Nestled among the lush hills of northwestern Italy that UNESCO declared a World Heritage Site, deep in the heart of the idyllic hamlet of Pollenzo, Italy — population 750 — sits Banca del Vino. The collection is reminiscent of other conservation centers dedicated to saving and restoring diversity. But rather than focusing on the grape, this site reveres the diversity of the end product, commemorating the culture and heritage of Italian wine.

The structure is part of a neo-Gothic complex that was established in 1835 by the Royal House of Savoy as a site for winemaking trials. The elegant white building, with vaulted ceilings and diffused light, now houses a collection of more than 100,000 bottles from 300 Italian makers, hailing from every wine-producing region in the country. There is a particular focus on producers from the immediate Piedmontese surroundings celebrated for rich, robust red wines such as barolo and barbaresco made from nebbiolo grapes.

Banca del Vino was conceived by Slow Food, an international nongovernmental organization dedicated to the preservation of heirloom breeds and crops, culinary traditions and the slow, intentional creation of food. In 2001, the organization’s founder, Carlo Petrini, sought to respond to a rising challenge: As Italian wines grew in popularity and demands on production increased, winemakers had to choose between storing their bottles on-site for extended periods of time or quickly sending them to market to increase space for new production.

Knowing how integral maturation is to the full expression of certain wines, Petrini sought to establish a stored collection not only to honor the history and tradition of Italian wines but also to ensure no wine was consumed before its time.

The program is sustained as a not-for-profit cooperative of winemakers who have been recognized in Slow Food’s Slow Wine guide. That effort, the guide authors write, elevates “small-scale Italian winemakers who are using traditional techniques, working with respect for the environment and terroir, and safeguarding the incredible biodiversity of grape varieties that are part of Italy’s heritage.”

Winemakers who participate in the program “deposit” a maximum of 36 bottles from up to three of their labels that will, ultimately, be shared during educational tastings and/or sold. Wines are aged for as long as Banca manager Francesca Rinaudi and her colleagues deem necessary. This is, on average, three to five years, but some wines in the collection have been aging since 1997 (and were deposited when the site opened).

Visitors can participate in workshops featuring guided tastings of specific regions or curated pairings of wine with salami, cheese or chocolate, as well as experience the wines through guided and self-guided tours of the 2,000-square-meter cellars.

The facility feels like a museum. In the cool, dark expanse honoring time and place, guests find topographical maps and informational posters about storage vessels, aging barrels and the origin of bottles, along with wines displayed in their original wooden cases and soil samples shared by winemakers. Jars of dense, black volcanic soils from Sicily and clay-limestone soils behind bold sangiovese wines from Tuscany, Rinaudi explains, enhance the appreciation of the wine itself. Red, white and sparkling wines are offered through self-service wine dispensers interspersed throughout the cellar and organized by region from north to south.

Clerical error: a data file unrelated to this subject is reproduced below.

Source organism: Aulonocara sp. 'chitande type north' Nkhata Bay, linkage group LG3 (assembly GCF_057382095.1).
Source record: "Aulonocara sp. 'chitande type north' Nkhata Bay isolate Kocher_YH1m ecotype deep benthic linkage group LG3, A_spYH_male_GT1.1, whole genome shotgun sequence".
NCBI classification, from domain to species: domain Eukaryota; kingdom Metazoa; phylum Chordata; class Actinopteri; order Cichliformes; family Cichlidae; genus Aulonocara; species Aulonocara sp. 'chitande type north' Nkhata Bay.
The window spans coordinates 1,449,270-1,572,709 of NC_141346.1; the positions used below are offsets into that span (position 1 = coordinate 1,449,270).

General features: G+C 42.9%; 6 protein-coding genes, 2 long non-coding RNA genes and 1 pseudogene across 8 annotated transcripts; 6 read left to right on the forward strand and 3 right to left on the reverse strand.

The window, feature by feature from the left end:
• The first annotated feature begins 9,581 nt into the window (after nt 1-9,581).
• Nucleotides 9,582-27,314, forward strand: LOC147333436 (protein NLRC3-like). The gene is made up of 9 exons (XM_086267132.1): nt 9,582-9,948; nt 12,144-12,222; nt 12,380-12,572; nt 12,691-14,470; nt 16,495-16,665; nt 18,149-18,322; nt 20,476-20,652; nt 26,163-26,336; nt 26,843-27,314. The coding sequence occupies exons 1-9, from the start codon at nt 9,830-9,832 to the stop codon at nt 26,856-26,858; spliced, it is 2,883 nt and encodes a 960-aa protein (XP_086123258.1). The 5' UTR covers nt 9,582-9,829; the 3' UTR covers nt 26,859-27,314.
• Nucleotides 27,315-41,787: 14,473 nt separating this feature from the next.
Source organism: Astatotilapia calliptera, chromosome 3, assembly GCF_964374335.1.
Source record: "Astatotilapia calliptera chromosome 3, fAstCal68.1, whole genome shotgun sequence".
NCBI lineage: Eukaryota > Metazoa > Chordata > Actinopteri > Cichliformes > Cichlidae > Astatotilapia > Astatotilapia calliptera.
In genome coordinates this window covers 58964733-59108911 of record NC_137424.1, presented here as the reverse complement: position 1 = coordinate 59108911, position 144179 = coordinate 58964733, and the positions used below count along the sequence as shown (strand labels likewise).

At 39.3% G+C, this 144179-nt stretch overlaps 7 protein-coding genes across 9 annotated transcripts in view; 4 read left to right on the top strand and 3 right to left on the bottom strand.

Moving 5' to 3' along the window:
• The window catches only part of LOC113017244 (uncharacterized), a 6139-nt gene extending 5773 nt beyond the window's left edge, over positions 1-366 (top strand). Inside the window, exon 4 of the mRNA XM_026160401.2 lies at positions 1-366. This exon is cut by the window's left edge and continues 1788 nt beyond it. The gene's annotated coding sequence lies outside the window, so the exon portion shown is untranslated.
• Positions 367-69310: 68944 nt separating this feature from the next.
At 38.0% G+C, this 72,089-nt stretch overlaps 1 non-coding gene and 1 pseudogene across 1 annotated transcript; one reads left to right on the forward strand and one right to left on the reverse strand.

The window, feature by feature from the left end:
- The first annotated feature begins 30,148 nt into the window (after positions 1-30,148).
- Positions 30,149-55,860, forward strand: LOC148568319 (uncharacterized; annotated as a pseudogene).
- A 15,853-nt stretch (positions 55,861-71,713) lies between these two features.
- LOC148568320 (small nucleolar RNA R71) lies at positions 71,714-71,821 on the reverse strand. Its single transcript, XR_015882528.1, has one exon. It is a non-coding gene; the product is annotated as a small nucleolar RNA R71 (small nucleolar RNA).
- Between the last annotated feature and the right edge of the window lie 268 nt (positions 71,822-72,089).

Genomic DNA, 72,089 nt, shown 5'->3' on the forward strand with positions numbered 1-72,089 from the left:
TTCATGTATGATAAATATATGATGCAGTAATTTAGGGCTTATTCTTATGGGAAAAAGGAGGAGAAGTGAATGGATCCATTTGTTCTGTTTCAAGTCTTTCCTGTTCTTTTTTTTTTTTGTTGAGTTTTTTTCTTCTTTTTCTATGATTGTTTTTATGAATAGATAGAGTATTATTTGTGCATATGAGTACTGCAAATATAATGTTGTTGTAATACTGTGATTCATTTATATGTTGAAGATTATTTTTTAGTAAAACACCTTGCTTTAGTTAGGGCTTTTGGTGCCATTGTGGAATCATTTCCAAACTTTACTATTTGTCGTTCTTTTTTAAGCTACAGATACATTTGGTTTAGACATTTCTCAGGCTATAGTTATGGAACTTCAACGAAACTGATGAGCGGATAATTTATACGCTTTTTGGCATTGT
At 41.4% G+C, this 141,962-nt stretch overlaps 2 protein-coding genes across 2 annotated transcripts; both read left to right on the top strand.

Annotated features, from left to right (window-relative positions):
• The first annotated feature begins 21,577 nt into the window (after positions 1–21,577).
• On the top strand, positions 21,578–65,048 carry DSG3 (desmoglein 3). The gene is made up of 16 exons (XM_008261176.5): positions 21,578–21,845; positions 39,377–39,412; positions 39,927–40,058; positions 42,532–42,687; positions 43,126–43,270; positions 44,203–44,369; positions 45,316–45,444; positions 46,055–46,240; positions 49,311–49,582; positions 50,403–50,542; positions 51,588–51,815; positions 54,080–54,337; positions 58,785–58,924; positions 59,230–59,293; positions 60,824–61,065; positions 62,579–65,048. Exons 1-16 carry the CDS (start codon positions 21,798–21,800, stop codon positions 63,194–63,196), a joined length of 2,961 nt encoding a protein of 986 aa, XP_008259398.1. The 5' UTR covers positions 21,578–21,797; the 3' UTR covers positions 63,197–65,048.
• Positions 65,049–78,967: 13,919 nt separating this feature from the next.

“We are trying to transmit the didactic part of the wine without being boring,” the 45-year-old wine expert says with a wide smile. “Didactic” is a term often shared in Italian wine circles, intended to convey qualities that are educational as well as artistic.

The repository runs on lean margins. There is no profit in aging, Rinaudi explains, because the bottles are stored for free and most are used for education. But the stories of soil and grapes, the knowledge of history and identity, inspire a different — deeper — kind of savoring, the kind that honors people and place, time and care.

Not all wines require extensive aging, of course. Banca del Vino intern Eirini Daouka has studied wine production in Italy, Portugal, France and Spain and says storage starts with a question: “Does the wine need it?” If the wine is supposed to be consumed young, don’t waste your time or energy. “Drink it and enjoy it.” And, if you’re not sure, she says, seek guidance from a trusted wine store.

The bank is home to one such shop, stocking what Rinaudi calls “easy-drinking wine,” as well as a range of aged bottles — at prices starting at around 7 euros (under $8) — wine accessories, books and a handful of locally prepared foods, such as olives, pickled vegetables, honey and biscuits.

“This is a place where we recognize wine is precious, but we are not precious,” Rinaudi says. “Wine is for everyone, every day. Banca del Vino is a place where you can enjoy, in a comfortable setting, the historical memory of the best Italy has to offer.”

Sethi is the author of “Bread, Wine, Chocolate: The Slow Loss of Foods We Love” and the host/creator of “The Slow Melt” chocolate podcast.

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